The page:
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Whitmer signs bills allowing Michigan collegiate athletes to receive compensation for their image

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Posted at 4:29 PM, Dec 30, 2020
and last updated 2020-12-30 16:29:49-05

LANSING, Mich. (WSYM) — Michigan collegiate athletes will soon be able to make money off their names. Today, Governor Gretchen Whitmer signed legislation allowing student athletes to use their own name, likeness, image and reputation for financial compensation.

“For years we have all enjoyed the incredible talent of young athletes across the state. This legislation will change the lives of young men and women for years to come,” said Governor Whitmer. “

This marks the first time in Michigan history that collegiate athletes will have the opportunity to financially benefit from the countless hours they commit to their sport while attending school.

“It’s high time that collegiate players are respected and compensated for the talents that they’ve spent their entire lives trying to perfect,” said Joique Bell, former running back with the Detroit Lions and Wayne State University.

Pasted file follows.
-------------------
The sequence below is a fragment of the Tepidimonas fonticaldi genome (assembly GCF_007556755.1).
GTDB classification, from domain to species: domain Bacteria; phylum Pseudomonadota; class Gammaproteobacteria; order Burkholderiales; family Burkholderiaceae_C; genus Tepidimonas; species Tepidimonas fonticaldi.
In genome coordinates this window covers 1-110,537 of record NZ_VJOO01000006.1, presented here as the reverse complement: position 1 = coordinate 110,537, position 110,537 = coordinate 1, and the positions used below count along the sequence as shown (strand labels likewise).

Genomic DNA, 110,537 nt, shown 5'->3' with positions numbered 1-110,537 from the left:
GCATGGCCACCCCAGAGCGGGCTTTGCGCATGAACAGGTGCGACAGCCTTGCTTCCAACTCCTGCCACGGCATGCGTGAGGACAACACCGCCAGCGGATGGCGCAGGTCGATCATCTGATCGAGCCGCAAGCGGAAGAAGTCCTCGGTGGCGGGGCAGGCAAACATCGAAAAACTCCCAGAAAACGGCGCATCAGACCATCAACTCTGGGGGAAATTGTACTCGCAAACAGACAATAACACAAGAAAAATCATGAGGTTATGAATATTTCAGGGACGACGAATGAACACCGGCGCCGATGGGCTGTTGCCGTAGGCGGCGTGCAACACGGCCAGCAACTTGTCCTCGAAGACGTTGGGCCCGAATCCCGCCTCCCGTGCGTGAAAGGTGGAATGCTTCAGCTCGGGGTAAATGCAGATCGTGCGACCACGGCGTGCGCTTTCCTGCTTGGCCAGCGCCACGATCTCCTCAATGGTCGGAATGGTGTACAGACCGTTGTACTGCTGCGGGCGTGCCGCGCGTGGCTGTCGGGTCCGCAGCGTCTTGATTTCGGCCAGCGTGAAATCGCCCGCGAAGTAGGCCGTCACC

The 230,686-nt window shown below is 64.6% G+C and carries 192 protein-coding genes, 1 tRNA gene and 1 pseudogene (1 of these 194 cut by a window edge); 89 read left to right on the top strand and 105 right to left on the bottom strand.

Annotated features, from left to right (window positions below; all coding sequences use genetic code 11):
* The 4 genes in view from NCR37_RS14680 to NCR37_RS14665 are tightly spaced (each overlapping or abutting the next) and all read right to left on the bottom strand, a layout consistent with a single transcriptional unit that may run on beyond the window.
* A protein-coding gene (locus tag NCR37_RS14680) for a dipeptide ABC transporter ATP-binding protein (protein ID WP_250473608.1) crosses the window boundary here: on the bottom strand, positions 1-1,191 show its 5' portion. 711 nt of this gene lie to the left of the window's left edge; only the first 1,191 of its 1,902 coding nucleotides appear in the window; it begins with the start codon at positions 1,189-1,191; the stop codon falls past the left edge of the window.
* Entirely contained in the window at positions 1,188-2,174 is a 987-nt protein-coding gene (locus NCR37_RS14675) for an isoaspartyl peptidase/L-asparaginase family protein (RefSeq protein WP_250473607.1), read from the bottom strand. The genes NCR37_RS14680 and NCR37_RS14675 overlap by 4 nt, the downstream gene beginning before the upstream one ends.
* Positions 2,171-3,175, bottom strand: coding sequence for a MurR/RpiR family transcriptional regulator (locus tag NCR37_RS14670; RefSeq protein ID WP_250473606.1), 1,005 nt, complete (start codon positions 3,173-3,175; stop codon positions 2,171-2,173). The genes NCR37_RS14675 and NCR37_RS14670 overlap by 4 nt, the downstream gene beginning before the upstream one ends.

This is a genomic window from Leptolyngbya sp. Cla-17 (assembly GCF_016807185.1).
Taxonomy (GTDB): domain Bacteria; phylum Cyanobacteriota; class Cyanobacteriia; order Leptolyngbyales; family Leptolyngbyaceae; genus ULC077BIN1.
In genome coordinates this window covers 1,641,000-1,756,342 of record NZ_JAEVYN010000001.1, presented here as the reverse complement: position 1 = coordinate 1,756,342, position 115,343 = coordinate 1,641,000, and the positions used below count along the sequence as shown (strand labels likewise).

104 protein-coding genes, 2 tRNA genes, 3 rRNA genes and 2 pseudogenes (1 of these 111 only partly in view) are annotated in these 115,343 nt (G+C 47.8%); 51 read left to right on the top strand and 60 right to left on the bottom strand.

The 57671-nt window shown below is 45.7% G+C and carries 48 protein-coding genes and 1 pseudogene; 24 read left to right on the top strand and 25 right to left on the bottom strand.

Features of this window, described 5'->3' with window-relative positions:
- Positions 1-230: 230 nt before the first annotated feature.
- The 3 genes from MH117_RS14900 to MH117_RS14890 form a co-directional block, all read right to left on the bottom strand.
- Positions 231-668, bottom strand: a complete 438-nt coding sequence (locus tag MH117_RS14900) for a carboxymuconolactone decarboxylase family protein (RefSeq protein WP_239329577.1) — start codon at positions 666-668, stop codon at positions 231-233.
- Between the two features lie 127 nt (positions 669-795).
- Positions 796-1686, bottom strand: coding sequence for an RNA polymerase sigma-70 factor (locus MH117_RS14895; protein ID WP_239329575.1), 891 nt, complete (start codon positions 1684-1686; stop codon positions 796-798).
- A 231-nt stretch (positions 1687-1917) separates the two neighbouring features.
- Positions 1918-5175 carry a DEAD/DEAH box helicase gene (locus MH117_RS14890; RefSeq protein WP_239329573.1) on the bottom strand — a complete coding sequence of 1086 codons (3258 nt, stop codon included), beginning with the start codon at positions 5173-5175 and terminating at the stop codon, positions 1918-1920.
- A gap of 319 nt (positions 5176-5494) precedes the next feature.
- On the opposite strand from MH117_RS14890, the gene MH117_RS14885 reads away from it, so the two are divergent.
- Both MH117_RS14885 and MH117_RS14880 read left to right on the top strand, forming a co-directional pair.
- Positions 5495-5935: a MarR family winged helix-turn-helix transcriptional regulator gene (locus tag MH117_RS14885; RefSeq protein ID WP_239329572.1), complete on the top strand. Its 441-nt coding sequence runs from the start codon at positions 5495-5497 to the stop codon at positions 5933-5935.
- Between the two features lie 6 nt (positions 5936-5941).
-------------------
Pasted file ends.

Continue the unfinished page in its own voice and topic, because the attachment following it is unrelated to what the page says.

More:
The bills allow players from any sport in all divisions to use agents to earn money from their own image, name, or likeness.

"As only the second state in the nation to pass this historic legislation, I am proud to sign this bipartisan legislation today on behalf of our current and future student athletes,” said Whitmer. “I am hopeful that the NCAA will set a national standard so that all players across the country are afforded the same opportunities.”

“I’ve always supported the efforts to protect the best interests of athletes, especially those with tremendous abilities who play at all levels of the NCAA. Working two jobs, going to school full time, playing football and raising my son is a lot for any person, especially financially. My story is just one of many for collegiate student athletes,” said Bell.

Students cannot enter into an apparel contract that conflicts with the apparel contracts of their school, and must disclose contracts to their school prior to signing. The bills do not establish the right for students to use trademarked names, symbols, intellectual property, and logos of schools, associations, or conferences.

The bill will take effect on December 31, 2022.